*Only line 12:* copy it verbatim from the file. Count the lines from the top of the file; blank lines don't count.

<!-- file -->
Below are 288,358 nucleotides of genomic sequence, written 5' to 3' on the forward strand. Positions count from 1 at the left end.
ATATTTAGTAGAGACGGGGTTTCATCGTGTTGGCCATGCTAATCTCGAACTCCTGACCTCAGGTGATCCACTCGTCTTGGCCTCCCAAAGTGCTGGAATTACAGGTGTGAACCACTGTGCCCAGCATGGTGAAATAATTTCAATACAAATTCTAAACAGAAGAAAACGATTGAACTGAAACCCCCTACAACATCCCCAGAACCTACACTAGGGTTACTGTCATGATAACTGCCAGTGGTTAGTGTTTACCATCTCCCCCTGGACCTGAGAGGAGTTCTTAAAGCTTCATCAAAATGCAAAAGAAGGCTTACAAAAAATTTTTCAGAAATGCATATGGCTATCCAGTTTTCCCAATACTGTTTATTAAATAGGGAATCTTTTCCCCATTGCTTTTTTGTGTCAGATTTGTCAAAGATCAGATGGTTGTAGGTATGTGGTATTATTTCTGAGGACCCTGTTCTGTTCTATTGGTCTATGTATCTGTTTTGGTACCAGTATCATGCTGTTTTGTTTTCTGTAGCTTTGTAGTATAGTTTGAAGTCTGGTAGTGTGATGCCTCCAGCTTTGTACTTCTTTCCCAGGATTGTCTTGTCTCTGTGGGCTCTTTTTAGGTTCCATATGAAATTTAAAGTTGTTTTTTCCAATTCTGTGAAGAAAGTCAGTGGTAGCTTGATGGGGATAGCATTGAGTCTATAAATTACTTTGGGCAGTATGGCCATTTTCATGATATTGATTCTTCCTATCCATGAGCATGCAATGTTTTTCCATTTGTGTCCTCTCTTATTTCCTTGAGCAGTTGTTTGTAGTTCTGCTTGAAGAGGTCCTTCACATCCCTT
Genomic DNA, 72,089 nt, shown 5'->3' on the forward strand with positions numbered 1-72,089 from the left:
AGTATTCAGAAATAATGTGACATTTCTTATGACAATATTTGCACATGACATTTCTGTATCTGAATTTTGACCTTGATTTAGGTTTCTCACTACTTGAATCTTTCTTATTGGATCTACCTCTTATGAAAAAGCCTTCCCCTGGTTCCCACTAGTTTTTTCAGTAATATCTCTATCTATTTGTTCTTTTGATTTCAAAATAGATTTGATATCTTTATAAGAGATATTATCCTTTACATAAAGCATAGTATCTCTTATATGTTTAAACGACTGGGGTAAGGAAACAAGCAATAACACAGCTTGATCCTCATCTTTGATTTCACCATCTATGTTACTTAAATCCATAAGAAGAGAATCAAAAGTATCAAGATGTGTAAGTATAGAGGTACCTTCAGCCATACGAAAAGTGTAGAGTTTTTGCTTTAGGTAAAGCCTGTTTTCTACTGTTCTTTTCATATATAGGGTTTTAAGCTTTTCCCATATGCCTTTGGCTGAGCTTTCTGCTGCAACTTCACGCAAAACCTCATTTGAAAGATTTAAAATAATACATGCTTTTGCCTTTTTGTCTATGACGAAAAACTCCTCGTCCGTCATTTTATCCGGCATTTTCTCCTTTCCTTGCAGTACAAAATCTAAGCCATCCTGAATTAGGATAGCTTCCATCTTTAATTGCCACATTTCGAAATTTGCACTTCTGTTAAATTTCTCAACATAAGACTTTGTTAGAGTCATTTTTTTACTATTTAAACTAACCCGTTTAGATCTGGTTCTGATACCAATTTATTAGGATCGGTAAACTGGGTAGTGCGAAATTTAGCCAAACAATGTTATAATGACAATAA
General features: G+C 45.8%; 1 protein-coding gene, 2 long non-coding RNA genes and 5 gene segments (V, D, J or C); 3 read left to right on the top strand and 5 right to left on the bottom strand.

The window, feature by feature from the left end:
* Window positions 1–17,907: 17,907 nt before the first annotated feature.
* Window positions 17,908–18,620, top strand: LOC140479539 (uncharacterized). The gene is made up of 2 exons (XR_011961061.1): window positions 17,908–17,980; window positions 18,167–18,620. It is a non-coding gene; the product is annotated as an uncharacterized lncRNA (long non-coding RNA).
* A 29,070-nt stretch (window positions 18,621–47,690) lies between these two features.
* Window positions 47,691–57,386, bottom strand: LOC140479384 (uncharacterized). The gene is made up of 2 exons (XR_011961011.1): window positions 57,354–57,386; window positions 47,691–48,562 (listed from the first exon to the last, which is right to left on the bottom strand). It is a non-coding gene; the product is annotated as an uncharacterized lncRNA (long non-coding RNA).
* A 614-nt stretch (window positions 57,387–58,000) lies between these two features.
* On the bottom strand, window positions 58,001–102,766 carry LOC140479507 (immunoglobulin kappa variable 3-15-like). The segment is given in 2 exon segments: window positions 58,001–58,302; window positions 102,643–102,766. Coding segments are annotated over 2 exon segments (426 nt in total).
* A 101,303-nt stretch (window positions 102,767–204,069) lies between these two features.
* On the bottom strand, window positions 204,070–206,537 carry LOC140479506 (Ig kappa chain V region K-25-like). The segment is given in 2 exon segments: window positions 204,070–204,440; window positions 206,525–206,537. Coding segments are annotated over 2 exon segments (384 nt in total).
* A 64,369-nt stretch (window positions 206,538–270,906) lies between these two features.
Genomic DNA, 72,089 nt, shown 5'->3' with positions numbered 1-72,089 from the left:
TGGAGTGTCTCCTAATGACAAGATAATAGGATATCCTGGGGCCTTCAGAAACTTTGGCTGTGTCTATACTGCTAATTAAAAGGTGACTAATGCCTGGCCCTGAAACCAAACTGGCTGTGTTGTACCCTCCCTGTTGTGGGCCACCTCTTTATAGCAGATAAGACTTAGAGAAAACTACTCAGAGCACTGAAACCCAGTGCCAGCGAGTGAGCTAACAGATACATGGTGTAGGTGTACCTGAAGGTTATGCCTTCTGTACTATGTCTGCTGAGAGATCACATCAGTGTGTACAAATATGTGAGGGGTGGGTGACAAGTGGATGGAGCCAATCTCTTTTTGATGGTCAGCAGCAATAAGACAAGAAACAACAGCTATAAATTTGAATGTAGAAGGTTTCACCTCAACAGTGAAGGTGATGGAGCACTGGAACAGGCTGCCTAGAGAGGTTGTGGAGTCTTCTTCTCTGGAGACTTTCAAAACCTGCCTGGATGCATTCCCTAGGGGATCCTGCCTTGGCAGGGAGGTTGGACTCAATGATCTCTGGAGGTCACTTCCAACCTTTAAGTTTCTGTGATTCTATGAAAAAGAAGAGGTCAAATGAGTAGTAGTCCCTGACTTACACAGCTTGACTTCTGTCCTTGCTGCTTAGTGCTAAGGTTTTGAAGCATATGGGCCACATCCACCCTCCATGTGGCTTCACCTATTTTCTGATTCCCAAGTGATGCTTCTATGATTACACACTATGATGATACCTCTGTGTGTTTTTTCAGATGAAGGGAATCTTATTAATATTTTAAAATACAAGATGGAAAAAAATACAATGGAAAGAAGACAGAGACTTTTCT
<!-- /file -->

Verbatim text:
* On the bottom strand, window positions 58,001–102,766 carry LOC140479507 (immunoglobulin kappa variable 3-15-like). The segment is given in 2 exon segments: window positions 58,001–58,302; window positions 102,643–102,766. Coding segments are annotated over 2 exon segments (426 nt in total).